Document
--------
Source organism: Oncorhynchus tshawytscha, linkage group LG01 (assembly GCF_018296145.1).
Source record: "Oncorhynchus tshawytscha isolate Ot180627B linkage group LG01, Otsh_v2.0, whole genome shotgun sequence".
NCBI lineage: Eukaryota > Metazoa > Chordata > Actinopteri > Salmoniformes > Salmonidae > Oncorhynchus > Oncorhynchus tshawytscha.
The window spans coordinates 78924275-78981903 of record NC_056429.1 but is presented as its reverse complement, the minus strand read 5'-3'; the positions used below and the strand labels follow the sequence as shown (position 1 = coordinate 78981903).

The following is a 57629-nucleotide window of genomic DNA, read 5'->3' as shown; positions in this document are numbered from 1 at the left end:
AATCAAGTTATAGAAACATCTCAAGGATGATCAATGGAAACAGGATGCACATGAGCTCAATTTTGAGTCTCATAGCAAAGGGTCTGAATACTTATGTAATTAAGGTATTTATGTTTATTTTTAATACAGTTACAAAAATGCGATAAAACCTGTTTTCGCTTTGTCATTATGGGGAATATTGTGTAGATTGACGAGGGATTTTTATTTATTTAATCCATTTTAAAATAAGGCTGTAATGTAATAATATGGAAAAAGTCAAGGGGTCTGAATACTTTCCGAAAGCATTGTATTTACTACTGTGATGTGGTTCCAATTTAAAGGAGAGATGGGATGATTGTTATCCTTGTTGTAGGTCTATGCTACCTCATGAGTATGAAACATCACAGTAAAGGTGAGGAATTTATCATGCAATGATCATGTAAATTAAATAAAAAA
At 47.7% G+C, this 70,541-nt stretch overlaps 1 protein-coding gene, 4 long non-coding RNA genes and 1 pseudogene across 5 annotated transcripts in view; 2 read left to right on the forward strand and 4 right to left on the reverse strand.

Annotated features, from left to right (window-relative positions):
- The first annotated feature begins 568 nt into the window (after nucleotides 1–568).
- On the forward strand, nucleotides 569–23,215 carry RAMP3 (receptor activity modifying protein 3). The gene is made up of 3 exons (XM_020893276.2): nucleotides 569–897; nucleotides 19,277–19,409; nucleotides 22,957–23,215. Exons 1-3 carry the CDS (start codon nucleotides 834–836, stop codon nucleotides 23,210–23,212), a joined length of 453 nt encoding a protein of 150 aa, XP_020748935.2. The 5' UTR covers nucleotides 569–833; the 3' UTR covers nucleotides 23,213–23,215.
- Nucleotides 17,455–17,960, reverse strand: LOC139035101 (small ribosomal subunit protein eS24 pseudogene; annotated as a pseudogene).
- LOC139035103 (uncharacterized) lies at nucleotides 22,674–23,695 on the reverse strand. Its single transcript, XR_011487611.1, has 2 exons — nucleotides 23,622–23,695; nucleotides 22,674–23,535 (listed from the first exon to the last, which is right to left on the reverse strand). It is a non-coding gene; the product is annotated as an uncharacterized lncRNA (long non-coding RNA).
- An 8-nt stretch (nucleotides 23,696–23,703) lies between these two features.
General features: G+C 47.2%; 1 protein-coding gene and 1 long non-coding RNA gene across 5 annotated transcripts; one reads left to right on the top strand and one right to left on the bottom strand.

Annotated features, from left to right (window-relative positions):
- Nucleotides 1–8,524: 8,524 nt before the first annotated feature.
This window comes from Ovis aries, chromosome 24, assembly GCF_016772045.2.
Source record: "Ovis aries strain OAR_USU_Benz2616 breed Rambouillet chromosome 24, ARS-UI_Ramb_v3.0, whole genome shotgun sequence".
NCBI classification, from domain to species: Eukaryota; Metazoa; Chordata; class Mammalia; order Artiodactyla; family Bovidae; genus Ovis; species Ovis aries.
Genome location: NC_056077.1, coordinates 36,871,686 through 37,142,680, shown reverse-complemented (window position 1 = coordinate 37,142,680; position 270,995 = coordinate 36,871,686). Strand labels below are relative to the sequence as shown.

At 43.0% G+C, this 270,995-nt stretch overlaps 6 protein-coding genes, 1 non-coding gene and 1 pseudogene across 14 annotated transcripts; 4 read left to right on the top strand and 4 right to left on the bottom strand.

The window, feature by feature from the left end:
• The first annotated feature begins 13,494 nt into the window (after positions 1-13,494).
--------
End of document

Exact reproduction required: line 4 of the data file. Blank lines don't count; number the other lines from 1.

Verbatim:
The window spans coordinates 78924275-78981903 of record NC_056429.1 but is presented as its reverse complement, the minus strand read 5'-3'; the positions used below and the strand labels follow the sequence as shown (position 1 = coordinate 78981903).